Astronomers have taken the first ever photograph a black hole. It is located a far, distant galaxy called M87, which is 500 million trillion km Earth. That gargantuan number is a five followed twenty zeroes. Scientists estimate the black hole to have a diameter 40 billion km and to be three million times larger than our planet. Lead astronomer Professor Heino Falcke spoke to the BBC the black hole. He said: "What we see is larger than the size our entire Solar System. It has a mass 6.5 billion times that the Sun. And it is one the heaviest black holes that we think exists. It is an absolute monster - the heavyweight champion black holes in the Universe."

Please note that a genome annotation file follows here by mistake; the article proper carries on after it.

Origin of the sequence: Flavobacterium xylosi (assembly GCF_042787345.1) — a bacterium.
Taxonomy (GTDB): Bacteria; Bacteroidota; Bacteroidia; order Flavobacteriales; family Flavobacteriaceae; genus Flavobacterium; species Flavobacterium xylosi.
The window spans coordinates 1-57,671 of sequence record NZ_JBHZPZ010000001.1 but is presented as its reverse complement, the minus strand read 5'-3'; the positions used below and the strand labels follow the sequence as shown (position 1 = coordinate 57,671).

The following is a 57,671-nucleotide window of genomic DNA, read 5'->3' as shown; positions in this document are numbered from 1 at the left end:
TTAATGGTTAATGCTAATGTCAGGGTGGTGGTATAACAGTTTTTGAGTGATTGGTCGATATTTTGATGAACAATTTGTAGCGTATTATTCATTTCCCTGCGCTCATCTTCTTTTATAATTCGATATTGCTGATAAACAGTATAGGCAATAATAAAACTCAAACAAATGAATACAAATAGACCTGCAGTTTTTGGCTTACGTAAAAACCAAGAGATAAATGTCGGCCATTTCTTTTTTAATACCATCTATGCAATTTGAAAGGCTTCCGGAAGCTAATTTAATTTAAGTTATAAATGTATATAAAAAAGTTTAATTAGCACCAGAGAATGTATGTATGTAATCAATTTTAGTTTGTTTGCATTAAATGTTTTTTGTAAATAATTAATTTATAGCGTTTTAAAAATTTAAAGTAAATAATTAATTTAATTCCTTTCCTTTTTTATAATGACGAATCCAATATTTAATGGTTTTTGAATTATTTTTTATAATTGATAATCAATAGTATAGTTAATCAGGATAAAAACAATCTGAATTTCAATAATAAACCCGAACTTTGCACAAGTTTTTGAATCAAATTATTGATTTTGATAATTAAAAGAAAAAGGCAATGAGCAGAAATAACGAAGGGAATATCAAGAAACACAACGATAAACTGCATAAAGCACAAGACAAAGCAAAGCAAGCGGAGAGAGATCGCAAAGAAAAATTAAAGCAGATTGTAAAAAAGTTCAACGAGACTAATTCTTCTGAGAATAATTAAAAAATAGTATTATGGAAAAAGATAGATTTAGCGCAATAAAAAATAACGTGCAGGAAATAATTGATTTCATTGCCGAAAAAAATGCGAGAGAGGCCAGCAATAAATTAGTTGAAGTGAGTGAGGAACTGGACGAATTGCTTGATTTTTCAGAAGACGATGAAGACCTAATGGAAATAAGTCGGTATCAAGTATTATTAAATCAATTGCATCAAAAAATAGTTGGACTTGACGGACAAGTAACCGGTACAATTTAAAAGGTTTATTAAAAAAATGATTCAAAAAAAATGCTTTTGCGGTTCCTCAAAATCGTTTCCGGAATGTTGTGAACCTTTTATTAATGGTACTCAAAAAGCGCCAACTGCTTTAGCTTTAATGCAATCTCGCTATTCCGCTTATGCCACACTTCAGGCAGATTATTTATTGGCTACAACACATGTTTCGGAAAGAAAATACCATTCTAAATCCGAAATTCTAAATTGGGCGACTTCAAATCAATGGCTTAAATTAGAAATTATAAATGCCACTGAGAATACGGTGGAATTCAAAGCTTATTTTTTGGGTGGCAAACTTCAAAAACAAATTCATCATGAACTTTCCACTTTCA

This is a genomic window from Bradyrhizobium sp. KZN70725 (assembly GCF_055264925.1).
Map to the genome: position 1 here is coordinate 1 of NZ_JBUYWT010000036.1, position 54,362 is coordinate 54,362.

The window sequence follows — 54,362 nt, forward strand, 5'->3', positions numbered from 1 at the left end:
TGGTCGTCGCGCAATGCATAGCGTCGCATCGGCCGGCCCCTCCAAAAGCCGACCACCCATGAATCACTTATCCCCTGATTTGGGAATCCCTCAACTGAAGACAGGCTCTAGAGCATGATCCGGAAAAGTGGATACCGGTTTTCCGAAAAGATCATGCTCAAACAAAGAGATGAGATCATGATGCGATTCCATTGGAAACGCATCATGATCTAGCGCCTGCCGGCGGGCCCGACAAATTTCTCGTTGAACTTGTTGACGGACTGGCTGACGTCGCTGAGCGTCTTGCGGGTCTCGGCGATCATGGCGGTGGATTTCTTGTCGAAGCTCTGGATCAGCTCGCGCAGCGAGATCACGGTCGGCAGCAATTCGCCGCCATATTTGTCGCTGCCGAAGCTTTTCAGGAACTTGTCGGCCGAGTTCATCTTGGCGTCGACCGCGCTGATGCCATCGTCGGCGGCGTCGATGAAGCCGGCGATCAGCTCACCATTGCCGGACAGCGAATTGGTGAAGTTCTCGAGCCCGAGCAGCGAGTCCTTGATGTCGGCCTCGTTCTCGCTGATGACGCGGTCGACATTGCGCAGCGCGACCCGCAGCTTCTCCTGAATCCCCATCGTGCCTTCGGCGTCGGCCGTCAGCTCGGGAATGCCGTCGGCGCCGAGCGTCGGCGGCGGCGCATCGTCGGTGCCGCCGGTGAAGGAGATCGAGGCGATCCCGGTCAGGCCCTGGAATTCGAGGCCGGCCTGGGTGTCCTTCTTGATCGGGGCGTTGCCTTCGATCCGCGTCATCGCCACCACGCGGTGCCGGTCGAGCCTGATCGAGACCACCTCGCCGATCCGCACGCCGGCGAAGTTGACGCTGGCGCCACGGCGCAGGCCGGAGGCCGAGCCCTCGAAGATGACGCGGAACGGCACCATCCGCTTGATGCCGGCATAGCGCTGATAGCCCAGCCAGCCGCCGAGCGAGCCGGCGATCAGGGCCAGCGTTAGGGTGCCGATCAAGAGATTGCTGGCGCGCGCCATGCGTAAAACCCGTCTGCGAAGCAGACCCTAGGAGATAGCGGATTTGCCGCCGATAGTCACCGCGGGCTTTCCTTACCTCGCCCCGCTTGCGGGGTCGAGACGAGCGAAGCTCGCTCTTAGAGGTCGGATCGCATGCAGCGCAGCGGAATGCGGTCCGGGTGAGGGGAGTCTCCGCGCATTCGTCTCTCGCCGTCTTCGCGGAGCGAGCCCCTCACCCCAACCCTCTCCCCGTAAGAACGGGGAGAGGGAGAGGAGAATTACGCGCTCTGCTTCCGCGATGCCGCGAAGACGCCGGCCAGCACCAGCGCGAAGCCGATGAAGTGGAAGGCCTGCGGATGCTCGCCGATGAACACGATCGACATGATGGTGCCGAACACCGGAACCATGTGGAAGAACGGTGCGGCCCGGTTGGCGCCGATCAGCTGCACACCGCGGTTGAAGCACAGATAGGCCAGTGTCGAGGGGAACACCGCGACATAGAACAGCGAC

The image the black hole was captured an array of eight linked telescopes called the Event Horizon Telescope (EHT). No single telescope exists that is powerful enough to capture the image. Each the EHT telescopes is located high on volcanoes in Hawaii and Mexico, mountains the USA and Spain, a desert Chile, and in Antarctica. A team 200 scientists pointed the networked telescopes the M87 galaxy and scanned it over a period of 10 days. The data they gathered was stored hundreds of hard drives. It was then collated and processed to produce the image that is now a landmark space exploration. Professor Sheperd Doeleman called it "an extraordinary scientific feat".